Over the years, various persons have expressed doubt as to the authorship of William Shakespeare. These doubts are as old as his plays. American author, Henry James once said, ³I am haunted by the conviction that the divine William is the biggest and the most successful fraud ever practiced on a patient world. (Hoffman 27) On the other hand, author Calvin Hoffman was convinced that Shakespeare was ³the author of the most magnificent English dramatic prose and poetry ever written. (Hoffman 27) But, he reiterated this belief nineteen years later, stating, ³They are magnificent! Only, William Shakespeare of Stratford-on- Avon never wrote the plays and poems.² (Hoffman 27)
Crime, guilt, fraud, exile, hate, deceit, and murder are all woven into this shroud of authorship that hides the identity of the world¹s most renowned writer. Cranks have proposed over fifty candidates for authorship, from Queen Elizabeth to the Jesiuts.
Although many doubt that William Shakespeare ever wrote the works attributed to him, some still resort to pro-Shakespearean arguments. John Drinkwater, author and believer, felt that the flowers, banks, brooks, pastures, and woodlands of Shakespeare¹s boyhood home, Stratford, were all transfigured in his plays by his wonderful verse, but yet they still remained the scenes to which he was bred. Drinkwater believed too, that not only in Shakespeare¹s humble folk, shepherds, gardeners, and serving men, but also in his princes and kings, he reflected the humanity with which he was familiar in Stratford. The knowledge and wisdom he acquired directly from his own enviroment was quite true to life. Drinkwater also said that mere book- knowledge in Shakespeare¹s works was usually incorrect because he used knowledge outside the range of his own experiences, with a ³grand audacity.²
It is true that William Shakespeare attended grammar school in Stratford, and tha he acquired some competence in Latin and gained a limited knowledge of English history. There was a period of time in his life referred to as his ³dark years,² and this period of time may have been subjected to influences making for high culture.
Records say too, that Shakespeare left Stratford in 1585 and went on the stage in 1590. During this time he could have attended Cambridge or worked in a lawyer¹s office, apparently remaining about one year with the court. This left one year in which he might have traveled to France and Italy, which would account for certain knowledge revealed in his works. Perhaps Shakespeare¹s plays are too scholarly to have been written by a man without a degree, but that, some believe can be explained by the fact that the plays looked learned to people of later generations who did not use classical allusion as a part of their common speech. Others believe that the depth of learning in the plays seems impossible for a man of Shakespeare¹s position, but when the overwhelming power of the plays is considered, the learning in them seems trivial. Little is known of Shakespeare today. But, this lack of information about Shakespeare¹s life can be attributed to the fact that his era was not one of biography, casual letter writing , or journalism. What was said about Shakespeare was unwritten.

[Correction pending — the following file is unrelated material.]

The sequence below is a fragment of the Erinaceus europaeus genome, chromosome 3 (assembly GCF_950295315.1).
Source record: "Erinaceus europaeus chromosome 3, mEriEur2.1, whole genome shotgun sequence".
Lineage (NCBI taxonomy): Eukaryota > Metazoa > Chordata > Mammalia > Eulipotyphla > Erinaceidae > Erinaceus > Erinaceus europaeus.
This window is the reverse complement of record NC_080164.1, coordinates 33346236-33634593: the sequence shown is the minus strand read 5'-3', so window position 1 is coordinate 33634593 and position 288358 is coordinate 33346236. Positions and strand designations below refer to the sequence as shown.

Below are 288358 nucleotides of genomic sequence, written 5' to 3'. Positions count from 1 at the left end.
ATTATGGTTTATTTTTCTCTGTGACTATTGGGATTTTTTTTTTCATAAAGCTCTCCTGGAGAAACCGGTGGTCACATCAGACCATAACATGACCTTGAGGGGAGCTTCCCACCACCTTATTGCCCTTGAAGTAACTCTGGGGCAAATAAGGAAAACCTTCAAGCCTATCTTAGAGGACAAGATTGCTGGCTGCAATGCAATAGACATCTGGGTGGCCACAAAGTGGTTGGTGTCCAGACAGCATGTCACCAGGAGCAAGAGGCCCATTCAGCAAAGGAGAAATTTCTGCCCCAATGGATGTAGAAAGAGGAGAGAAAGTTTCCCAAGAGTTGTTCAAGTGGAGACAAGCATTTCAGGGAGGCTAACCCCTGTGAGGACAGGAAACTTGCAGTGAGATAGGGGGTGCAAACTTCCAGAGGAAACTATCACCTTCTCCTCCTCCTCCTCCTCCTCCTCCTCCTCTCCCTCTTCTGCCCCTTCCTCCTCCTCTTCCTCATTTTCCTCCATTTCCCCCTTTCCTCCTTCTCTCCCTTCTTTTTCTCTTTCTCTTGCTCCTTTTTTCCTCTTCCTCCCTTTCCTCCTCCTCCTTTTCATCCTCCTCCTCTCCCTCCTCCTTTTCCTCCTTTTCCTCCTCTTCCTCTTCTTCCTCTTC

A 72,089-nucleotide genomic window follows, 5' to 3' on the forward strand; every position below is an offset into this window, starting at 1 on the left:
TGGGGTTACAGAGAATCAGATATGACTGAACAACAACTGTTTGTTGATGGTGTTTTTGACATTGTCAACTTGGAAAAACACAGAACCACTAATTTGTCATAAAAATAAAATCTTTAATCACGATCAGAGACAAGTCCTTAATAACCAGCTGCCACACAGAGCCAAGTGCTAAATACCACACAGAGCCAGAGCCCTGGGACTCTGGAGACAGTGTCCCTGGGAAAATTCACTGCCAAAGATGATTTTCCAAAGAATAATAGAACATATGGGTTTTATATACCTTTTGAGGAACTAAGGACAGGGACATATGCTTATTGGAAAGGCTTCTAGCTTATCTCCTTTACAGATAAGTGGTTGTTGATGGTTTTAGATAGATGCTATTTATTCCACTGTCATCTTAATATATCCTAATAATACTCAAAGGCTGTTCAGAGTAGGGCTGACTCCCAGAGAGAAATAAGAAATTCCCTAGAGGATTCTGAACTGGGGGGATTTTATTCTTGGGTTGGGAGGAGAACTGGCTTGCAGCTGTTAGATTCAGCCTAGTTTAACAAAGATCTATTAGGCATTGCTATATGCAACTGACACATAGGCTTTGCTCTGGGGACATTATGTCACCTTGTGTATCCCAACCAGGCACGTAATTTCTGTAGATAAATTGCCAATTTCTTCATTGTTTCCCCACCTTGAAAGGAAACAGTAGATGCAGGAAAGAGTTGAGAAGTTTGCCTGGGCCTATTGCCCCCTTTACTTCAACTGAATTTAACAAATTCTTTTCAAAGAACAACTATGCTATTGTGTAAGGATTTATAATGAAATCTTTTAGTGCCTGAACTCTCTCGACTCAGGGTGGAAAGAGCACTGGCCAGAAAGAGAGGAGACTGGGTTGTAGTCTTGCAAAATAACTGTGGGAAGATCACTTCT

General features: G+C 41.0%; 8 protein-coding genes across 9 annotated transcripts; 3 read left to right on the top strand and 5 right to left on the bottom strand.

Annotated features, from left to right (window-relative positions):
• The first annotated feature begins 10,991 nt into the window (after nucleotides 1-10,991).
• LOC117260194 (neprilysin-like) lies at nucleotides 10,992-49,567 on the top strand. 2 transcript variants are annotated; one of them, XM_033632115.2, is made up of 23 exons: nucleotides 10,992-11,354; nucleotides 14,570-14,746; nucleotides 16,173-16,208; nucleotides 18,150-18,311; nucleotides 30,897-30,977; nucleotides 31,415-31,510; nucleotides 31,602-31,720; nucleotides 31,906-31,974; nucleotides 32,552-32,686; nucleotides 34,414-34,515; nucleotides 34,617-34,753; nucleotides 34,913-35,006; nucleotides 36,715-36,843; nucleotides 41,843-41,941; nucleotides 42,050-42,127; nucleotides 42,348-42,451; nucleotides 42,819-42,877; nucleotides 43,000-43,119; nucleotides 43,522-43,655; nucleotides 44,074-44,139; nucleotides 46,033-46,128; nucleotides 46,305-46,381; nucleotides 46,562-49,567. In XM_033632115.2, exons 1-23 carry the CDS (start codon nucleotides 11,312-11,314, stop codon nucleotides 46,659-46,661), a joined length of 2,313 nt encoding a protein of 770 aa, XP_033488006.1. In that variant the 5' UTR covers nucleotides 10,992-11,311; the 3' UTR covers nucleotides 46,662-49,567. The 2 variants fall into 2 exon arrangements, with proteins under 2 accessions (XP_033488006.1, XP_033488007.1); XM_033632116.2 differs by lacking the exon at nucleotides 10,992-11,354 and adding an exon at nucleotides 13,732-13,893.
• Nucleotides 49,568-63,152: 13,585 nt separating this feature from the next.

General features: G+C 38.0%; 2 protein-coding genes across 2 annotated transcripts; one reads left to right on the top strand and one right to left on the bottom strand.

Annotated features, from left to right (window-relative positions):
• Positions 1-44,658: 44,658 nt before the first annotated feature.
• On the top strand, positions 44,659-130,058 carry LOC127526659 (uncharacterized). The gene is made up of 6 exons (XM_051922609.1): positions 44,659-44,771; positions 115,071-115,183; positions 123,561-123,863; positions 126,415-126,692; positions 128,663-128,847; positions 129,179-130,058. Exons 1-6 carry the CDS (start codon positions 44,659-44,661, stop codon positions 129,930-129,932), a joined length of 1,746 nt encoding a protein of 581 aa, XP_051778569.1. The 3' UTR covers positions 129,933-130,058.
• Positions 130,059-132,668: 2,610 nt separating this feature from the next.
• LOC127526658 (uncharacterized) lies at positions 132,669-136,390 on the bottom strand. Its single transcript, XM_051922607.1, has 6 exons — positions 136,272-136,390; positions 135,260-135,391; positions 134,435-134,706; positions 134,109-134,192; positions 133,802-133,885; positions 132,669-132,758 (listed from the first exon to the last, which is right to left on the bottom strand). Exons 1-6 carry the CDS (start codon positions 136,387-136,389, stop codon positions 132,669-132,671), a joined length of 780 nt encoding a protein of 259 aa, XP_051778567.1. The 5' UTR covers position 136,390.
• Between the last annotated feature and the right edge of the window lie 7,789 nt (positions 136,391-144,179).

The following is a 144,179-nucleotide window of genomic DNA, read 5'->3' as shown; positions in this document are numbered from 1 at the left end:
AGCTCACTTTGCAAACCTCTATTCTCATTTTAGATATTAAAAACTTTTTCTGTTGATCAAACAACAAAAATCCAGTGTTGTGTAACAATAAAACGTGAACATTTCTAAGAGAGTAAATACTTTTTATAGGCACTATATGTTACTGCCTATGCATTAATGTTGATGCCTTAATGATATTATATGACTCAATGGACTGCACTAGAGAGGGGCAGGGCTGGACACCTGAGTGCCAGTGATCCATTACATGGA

Stratfordians, or those who believe that Shakespeare did indeed write the works attributed to him, began with a preconceived idea that he wrote the plays, and then they tried to make facts and circumstances fit their case, some say . To account for innumeralbe instances where Shakespeare exhibited such wide knowledge, Stratfordians say that Shakespeare pumped anyone he could for information. However, others feel that pumping friends for local color could help with broad knowledge, but really could not enable him to convey the atmosphere of a country or to add small, rather insignificant details which could only come from the pen of a writer who had actually experienced them.
Many feel that since Shakespeare¹s greatness was not widely proclaimed and because none of his original manuscripts survived, is evidence that the latter was destroyed to conceal the author¹s identity. And too, once a play was printed, the manuscript possessed no value, so the paper, which was costly and needed for practical purposes was used, leaving no single manuscript in Shakespeare¹s handwriting.
Anti-Shakespeare arguments begin with the point that no public or private mention of Shakespeare as